it can be packaged for any of the above forms M2 etc too rathe than have motherboard vendors put extra ddr3 ram slots decicated to this ddr3 slot compatable everspin MRAM today with the needed extra ddr3 ram controllers included in any CPU/SoC....

    rather than licence this existing (for 5 years ) commercial MRAM product and collaborate together to make and improve the yield and help them shrink it down to 45nm to get it below all of today's dram fastest speeds etc they all want an invented here product and will make the world markets wait for no good reason...
    Reply
  • Kristian Vättö - Tuesday, March 18, 2014 - link

    Because most PCIe SSDs (the Plextor M6e being an exception) are just two or four SATA SSDs sitting behind a SATA to PCIe bridge. There is added cost from the bridge chip other additional controller, although the main reason are the laws of economics. Retail PCIe SSDs are low volume because SATA is still the dominant interface and that increases production costs for the OEMs. Low order quantities are also more expensive for the retailers.

    In short, OEMs are just trying to milk enthusiasts with PCIe drives but ones we'll see PCIe entering the mainstream market, you'll no longer have to pay extra for them (e.g. SF3700 combines SATA and PCIe in a single chip, so PCIe isn't more expensive with it).
    Reply
  • Ammohunt - Thursday, March 20, 2014 - link

    Disappointed there wasn't a SAS offering compared 6GB SAS != 6G SATA Reply
  • jseauve - Thursday, March 20, 2014 - link

    Awesome computer Reply
  • westfault - Saturday, March 22, 2014 - link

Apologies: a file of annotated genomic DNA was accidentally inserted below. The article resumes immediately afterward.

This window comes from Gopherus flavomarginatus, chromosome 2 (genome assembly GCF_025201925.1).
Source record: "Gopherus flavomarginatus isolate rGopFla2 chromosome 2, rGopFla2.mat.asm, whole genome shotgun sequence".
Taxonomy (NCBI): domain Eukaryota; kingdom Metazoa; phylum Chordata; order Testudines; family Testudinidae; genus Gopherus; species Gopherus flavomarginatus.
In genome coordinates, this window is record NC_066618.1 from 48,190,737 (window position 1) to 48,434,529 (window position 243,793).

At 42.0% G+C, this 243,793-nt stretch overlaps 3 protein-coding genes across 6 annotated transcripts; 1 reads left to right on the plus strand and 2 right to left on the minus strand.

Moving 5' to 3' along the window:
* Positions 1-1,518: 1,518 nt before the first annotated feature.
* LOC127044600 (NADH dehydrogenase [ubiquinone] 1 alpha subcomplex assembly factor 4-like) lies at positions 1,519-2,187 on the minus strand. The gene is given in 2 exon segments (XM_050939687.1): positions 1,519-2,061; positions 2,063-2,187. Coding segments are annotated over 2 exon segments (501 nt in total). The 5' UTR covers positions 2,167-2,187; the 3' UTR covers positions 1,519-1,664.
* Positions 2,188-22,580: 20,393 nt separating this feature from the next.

"The SandForce, Marvell, and Samsung designs are all 2.0 but at least OCZ is working on a 3.0 controller that is scheduled for next year."

    When you say OCZ is developing on a PCIe 3.0 controller do you mean that they were working on one before they were purchased by Toshiba, or was this announced since they were acquired by Toshiba? I understand that Toshiba has kept the OCZ name, but is it certain that they have continued all R&D from before OCZ's bankruptcy?
    Reply
  • dabotsonline - Monday, April 28, 2014 - link

    Roll on SATAe with PCIe 4.0, let alone 3.0 next year! Reply
  • MRFS - Tuesday, January 20, 2015 - link

    I've felt the same way about SATAe and PCIe SSDs --
    cludgy and expensive, respectively.

    Given the roadmaps for PCIe 3.0 and 4.0, it makes sense to me, imho,
    to "sync" SATA and SAS storage with 8G and 16G transmission clocks
    and the 128b/130b "jumbo frame" now implemented in the PCIe 3.0 standard.

    Ideally, end users will have a choice of clock speeds, perhaps with pre-sets:
    6G, 8G, 12G and 16G.

    In actual practice now, USB 3.1 uses a 10G clock and 128b/132b jumbo frame:

    max headroom = 10G / 8.25 bits per byte = 1.212 GB/second.

    132 bits / 16 bytes = 8.25 bits per byte, using the USB 3.1 jumbo frame

    To save a lot of PCIe motherboards, which are designed for expansion,
    PCIe 2.0 and 3.0 expansion slots can be populated with cards
    which implement 8G clocks and 128b/130b jumbo frames.

    That one evolutionary change should put pressure on SSD manufacturers
    to offer SSDs with support for both features.

    Why "SATA-IV" does not already sync with PCIe 3.0 is anybody's guess.

    We tried to discuss this with the SATA-IO folks may moons ago,
    but they were quite committed to their new SATAe connector. UGH!
    Reply